Here comes winter! So far, it looks hell-bent and furious. I’ve got a fresh usability contract, I’m trying to pick up a few degree credits writing about Medieval travel narratives, and I’m lending a hand on a Jewish History bicycle route here in Boston. Throw in the fact that I’m also trying to get more time in the pool and on the XC track, and Outlook is melting under the weight of the to-do list. Luckily, one thing I won’t be doing is cleaning my touring bike. Craigslist came through again!
The illness for a fixed speed has been cured, or at least smacked into remission, with an oddly pieced-together single speed. Not a fixie, mind you: I still coast. But I can wear heavy boots, a wooly hat, and big gloves because I won’t be shifting gears or twisting out of pedals. Salt, sand, and grime, well, ok! Big deal. There’s not much on this bike to destroy.
Here’s how the seller described it:
This bike is an 80s univega frame converted to a single speed freewheel bicycle. The bike has a 42t chainring with sakae cranks and a 17t freewheel on the rear wheel. The bike is fitted with a dia comp front brake mounted on bontrager straight bars. Also included on the bike are full fenders, it would make a great commuter or winter weather bicycle. The frame is 57cm which would be good for someone 5’11 to about 6’3. This bike comes complete and ready to ride.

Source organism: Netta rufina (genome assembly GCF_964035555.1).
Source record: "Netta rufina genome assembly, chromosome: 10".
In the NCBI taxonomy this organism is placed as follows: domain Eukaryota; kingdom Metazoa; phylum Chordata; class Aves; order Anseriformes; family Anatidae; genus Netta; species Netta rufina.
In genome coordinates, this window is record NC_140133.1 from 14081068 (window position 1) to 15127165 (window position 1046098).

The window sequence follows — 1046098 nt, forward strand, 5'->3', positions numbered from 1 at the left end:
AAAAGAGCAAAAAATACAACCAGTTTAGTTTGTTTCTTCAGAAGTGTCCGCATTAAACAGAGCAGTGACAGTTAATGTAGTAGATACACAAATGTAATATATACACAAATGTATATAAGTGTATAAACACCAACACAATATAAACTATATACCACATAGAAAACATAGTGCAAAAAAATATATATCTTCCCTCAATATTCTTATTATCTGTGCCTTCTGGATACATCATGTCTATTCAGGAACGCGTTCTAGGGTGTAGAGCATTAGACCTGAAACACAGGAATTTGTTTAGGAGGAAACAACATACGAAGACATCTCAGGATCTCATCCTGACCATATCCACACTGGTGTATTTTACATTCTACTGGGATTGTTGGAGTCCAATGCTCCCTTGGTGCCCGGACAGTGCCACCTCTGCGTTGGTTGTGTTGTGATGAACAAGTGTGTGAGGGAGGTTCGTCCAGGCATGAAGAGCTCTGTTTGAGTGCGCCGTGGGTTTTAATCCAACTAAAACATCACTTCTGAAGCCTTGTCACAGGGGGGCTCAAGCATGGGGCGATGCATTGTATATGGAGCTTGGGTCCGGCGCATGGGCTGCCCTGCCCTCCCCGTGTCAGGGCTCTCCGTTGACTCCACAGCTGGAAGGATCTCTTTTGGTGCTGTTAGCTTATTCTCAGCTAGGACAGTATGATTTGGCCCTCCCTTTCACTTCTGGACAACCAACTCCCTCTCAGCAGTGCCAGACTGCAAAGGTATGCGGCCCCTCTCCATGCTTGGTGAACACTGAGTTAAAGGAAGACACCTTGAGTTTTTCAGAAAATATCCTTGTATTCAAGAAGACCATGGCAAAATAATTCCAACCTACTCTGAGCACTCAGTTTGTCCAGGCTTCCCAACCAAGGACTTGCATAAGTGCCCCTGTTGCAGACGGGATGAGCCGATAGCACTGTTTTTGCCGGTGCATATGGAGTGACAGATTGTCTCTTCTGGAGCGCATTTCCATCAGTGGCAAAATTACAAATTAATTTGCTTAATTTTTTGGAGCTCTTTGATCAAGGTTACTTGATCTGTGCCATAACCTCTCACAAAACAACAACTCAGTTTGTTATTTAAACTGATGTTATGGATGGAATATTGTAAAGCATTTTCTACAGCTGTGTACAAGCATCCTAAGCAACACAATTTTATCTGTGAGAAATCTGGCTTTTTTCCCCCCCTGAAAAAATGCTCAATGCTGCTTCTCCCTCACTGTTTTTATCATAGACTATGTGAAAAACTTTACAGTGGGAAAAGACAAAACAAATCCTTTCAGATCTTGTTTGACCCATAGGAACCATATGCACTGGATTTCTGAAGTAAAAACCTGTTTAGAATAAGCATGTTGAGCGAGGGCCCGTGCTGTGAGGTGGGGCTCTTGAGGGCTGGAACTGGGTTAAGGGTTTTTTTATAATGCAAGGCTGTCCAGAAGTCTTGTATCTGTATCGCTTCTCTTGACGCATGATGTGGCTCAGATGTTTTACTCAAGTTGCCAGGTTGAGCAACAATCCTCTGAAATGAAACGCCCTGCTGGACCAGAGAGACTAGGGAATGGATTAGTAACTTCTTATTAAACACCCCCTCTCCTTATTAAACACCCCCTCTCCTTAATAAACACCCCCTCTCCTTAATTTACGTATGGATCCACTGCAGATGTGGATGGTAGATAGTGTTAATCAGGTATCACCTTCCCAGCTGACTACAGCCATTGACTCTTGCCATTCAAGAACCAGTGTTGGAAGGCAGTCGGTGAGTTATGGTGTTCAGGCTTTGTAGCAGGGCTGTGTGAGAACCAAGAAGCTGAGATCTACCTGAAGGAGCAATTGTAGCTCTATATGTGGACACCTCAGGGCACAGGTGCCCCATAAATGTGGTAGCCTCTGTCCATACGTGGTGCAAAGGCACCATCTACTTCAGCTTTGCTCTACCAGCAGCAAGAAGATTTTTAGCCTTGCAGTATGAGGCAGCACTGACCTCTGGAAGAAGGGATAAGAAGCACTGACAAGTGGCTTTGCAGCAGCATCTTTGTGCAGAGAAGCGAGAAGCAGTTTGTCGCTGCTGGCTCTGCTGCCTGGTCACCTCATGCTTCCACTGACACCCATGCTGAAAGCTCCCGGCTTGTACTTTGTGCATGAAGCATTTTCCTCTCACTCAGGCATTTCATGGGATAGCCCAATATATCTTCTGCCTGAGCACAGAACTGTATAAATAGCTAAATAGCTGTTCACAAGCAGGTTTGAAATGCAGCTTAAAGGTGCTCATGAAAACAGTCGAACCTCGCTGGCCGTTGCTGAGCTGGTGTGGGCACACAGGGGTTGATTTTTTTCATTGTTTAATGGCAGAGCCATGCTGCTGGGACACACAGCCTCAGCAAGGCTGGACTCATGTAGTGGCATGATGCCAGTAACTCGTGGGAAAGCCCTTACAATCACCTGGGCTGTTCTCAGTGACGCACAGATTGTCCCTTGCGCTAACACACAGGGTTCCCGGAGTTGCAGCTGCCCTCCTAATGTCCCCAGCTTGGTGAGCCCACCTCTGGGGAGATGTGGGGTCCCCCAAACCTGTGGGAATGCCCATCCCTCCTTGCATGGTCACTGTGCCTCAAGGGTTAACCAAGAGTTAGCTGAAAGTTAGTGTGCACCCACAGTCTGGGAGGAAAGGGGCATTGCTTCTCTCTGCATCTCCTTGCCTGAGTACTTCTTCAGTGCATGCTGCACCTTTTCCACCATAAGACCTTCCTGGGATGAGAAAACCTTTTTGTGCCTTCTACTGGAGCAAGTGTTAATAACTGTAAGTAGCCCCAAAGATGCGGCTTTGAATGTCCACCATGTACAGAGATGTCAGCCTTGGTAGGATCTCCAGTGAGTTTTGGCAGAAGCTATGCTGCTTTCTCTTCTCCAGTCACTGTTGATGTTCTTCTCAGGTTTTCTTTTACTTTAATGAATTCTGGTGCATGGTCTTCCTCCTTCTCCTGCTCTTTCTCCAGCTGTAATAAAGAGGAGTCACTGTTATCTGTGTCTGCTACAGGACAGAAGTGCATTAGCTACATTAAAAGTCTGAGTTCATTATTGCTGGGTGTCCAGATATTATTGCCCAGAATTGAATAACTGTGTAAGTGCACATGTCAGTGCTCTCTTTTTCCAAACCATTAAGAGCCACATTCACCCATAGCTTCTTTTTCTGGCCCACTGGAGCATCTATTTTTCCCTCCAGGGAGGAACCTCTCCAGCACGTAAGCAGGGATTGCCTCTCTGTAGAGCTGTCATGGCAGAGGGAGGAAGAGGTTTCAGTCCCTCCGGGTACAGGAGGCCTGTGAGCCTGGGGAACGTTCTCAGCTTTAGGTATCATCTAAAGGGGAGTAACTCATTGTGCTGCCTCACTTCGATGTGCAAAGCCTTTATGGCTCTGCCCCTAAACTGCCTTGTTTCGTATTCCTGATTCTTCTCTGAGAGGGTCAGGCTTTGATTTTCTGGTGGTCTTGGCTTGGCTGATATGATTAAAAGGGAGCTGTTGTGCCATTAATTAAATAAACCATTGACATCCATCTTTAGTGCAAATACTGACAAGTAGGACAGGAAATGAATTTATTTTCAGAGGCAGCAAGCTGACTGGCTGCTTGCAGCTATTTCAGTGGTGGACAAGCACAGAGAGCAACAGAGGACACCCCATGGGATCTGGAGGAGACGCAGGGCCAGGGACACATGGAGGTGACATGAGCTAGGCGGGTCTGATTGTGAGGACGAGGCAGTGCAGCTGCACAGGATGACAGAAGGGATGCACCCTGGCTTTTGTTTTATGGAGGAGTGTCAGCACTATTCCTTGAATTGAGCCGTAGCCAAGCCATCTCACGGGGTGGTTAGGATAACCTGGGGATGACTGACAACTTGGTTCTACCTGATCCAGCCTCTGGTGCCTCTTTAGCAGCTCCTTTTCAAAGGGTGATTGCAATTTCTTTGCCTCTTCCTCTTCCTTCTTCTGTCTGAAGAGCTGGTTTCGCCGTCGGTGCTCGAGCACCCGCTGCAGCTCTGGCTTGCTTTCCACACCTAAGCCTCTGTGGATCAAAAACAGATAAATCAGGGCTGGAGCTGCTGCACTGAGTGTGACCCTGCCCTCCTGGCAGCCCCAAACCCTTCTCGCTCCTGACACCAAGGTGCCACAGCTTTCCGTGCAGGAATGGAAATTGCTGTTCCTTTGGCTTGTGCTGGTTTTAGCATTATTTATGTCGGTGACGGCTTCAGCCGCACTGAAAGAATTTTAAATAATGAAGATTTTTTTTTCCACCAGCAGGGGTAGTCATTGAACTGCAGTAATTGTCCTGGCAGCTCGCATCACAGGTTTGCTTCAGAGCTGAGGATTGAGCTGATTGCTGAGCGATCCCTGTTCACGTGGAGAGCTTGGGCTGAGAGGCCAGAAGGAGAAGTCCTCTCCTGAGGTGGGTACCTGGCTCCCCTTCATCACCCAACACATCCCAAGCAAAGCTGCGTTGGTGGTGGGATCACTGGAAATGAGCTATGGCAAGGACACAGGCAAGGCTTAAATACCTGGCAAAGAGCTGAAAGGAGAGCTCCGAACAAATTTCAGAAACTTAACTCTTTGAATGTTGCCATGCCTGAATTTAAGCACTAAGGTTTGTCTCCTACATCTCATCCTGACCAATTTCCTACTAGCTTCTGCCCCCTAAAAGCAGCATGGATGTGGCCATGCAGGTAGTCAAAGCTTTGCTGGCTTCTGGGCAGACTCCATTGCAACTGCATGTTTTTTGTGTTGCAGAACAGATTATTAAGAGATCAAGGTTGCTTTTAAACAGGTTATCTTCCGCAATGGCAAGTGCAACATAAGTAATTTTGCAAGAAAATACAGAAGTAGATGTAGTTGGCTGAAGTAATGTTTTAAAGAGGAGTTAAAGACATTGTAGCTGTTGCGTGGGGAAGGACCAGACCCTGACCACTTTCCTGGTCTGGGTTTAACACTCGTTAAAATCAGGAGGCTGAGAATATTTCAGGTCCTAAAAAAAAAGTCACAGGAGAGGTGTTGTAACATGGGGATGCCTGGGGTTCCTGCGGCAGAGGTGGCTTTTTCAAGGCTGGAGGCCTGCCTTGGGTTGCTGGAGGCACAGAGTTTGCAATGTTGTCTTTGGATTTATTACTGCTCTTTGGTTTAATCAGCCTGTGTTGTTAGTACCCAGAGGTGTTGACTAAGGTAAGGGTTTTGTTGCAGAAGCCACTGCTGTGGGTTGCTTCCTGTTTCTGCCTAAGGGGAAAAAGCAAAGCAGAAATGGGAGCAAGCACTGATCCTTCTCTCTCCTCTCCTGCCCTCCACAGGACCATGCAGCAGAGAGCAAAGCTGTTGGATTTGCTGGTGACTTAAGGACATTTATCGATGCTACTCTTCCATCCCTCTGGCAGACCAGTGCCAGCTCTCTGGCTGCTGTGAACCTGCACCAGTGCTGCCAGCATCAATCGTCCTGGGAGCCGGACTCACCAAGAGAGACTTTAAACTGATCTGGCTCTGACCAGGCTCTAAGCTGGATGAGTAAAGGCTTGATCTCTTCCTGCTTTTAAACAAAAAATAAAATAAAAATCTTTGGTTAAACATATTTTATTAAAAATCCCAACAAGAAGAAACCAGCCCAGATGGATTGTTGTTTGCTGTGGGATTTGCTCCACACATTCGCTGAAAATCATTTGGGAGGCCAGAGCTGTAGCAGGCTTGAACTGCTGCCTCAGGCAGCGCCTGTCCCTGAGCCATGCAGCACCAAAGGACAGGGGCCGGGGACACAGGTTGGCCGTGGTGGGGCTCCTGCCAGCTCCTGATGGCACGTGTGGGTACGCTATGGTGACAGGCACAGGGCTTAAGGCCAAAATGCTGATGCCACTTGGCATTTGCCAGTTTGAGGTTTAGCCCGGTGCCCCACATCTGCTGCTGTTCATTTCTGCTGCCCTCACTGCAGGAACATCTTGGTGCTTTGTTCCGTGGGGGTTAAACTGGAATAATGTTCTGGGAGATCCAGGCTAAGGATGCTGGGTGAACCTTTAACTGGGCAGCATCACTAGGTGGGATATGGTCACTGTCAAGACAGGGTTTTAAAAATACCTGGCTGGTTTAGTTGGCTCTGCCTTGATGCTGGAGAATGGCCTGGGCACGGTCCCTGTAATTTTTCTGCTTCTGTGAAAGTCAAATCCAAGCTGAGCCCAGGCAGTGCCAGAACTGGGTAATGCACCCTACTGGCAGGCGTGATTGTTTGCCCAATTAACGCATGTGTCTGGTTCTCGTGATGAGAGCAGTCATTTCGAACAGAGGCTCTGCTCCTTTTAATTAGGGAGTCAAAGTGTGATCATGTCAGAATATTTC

It is ugly but feels extremely agile and tight compared to my touring bike. I can’t say I was completely comfortable dashing to work on it today. Rather, it felt like an awkward first date with promise.
Next winter you could get a “flip-flop” hub — one that has a sprocket on each side. One is fixed, the other is freewheel; you change from one mode of operation to the other by removing the wheel and turning it around.
(Of course, I am thinking, you must know all this…as a person who shares a passion for bike parts I recognize all the telltale signs).
Isn’t it nice to be able to have a bike just to hop on with regular shoes, too? Clipless is great, but it’s great to have a flexible town bike. Speaking of flipflop, my town bike has Shimano pedals that have SPD clips on one side and a conventional flat pedal on the other. Very convenient. When I ride around the neighborhood, or towing my kids in the trailer, I use the flat side; when I have to go somewhere faster, I unhitch the trailer and use the clipped side for more efficient pedaling. Here’s my town bike.